The 2009 Dorchester Day Parade was one of the better ones in recent memory. The sun shined the whole day with temperatures rising above 80 degrees. It was a gorgeous day for the onlookers, but probably a tad too hot for all the parade marchers. Keep in mind, the Dot Day parade starts in Lower Mills and ends at the intersection of Dorchester Avenue and Columbia Road, right at the edge of the Polish Triangle.
For those not from the area, that’s a 3.5 mile trip down Dot Ave. Might not seem like that long of a trip, but many marchers were carrying signs or were dressed up (shirts, ties and not wearing sneakers makes for a bit of an arduous journey). Meanwhile, my shorts, sandals and t-shirt combination kept me cool but forgetting to put on sunscreen left me with some nice lobster red arms that I could cook on egg on.
Still, it was all worth it to get a chance to see local celebrities from Dorchester, like the honorary Mayor of Dot, Mr. Steve Bickerton Jr. and the classiest gal in town, Little Miss Dorchester, Aisling Mannion. The Whalehead King also noticed people swooning over Dot celebrities.
Show of force
Throughout the parade we saw many servicemen and women. From police in cars, motorcycles and bicycles, firetrucks, all the way to some heavy duty trucks from the Dorchester Armory. They all received some cheers but the Dot Armory convoy received possibly the loudest cheer of the day, with plenty of thank yous too.
Loved this guy’s sword. He was leading a group of Vietnamese soldiers. Wanted to ask him if I could hold it but honestly was a bit scared he’d chop me right in half to please the blood thirsty crowd.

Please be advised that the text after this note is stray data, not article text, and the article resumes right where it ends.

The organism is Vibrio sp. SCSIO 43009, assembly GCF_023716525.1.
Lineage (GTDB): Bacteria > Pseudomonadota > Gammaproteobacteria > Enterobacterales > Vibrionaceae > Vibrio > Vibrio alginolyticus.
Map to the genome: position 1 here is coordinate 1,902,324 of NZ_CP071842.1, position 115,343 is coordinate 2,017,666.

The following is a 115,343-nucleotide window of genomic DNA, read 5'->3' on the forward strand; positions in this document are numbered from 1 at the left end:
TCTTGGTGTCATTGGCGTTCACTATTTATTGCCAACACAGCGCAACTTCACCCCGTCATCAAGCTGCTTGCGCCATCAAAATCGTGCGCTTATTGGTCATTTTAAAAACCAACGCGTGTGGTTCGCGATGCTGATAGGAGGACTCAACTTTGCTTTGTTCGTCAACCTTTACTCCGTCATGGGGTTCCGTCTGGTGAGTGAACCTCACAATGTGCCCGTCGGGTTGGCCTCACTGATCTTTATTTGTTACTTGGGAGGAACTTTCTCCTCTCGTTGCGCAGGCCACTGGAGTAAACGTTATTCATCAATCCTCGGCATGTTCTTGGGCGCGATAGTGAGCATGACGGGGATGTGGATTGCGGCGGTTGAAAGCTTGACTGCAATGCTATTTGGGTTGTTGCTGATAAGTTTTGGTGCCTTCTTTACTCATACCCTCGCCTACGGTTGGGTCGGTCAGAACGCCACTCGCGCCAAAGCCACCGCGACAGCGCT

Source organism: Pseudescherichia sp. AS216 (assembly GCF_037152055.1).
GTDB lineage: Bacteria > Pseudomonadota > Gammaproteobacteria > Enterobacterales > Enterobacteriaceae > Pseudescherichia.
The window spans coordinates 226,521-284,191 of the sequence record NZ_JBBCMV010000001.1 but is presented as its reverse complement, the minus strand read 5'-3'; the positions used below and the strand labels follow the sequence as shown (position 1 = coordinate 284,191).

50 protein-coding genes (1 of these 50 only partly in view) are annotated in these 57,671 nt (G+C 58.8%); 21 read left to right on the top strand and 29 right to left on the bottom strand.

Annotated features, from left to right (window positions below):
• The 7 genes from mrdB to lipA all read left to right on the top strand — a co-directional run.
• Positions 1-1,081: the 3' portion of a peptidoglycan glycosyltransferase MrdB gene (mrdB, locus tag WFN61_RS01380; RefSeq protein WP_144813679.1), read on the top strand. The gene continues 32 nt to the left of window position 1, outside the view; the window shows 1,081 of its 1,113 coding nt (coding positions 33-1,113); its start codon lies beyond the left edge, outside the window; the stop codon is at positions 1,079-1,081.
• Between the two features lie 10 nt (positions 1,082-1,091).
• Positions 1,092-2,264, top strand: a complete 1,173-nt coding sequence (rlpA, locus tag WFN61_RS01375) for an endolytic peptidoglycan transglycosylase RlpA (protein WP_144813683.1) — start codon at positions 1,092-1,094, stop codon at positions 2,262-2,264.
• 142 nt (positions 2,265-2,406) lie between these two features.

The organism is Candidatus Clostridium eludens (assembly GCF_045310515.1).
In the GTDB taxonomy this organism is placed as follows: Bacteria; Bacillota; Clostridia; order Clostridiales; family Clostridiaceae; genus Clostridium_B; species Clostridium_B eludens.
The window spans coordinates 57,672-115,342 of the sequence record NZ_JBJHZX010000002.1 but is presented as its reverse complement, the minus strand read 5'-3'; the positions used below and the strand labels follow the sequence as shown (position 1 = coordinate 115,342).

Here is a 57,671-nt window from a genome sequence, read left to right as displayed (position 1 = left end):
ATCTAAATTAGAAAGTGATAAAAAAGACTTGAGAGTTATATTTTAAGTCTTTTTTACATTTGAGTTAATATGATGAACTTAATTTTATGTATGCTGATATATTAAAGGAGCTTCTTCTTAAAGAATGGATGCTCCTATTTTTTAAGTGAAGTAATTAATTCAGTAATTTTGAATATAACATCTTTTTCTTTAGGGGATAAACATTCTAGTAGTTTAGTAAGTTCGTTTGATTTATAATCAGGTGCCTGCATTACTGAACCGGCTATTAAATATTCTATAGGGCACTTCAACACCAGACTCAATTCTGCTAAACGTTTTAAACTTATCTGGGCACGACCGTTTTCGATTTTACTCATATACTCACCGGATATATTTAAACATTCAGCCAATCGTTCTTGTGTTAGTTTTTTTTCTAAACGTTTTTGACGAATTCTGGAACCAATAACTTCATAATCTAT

My favorite part about the Dorchester Day parade is the display of diversity. We really have people from all walks of life marching here. The racial, cultural, and professional diversity that is evident every day is on full display during Dorchester Day. As Ed Forry wrote in a recent editorial about Dot Day:
As we have said for years, Dorchester begins with a Capitol D — and that stands for Diversity — and that’s Dot’s biggest strength.
It really is. As you look at the marchers and watchers, no one is excluded. No matter the color of your skin, political alignment, sexual preference, profession, or socio-economic background, you’re welcome here in Dorchester. I love it, I really do. There’s no other place I’d rather have grown up in and the main reason is the diverse populace.
So to wrap up this post, here’s the Dot Day 2009 parade video playlist (also embedded below). You’ll get to see the Dot diversity in motion. More videos to come as the day goes. Also, there are nearly 200 photos in my 2009 Dorchester Day flickr set. Adam Gaffin from Universal Hub brings us more photos and videos from the Dot Day parade. The Dottie Hottie brings us a few pics from Dot Day 2009.
Where you at Dot Day 2009? What did you think of it? Where did you watch it from?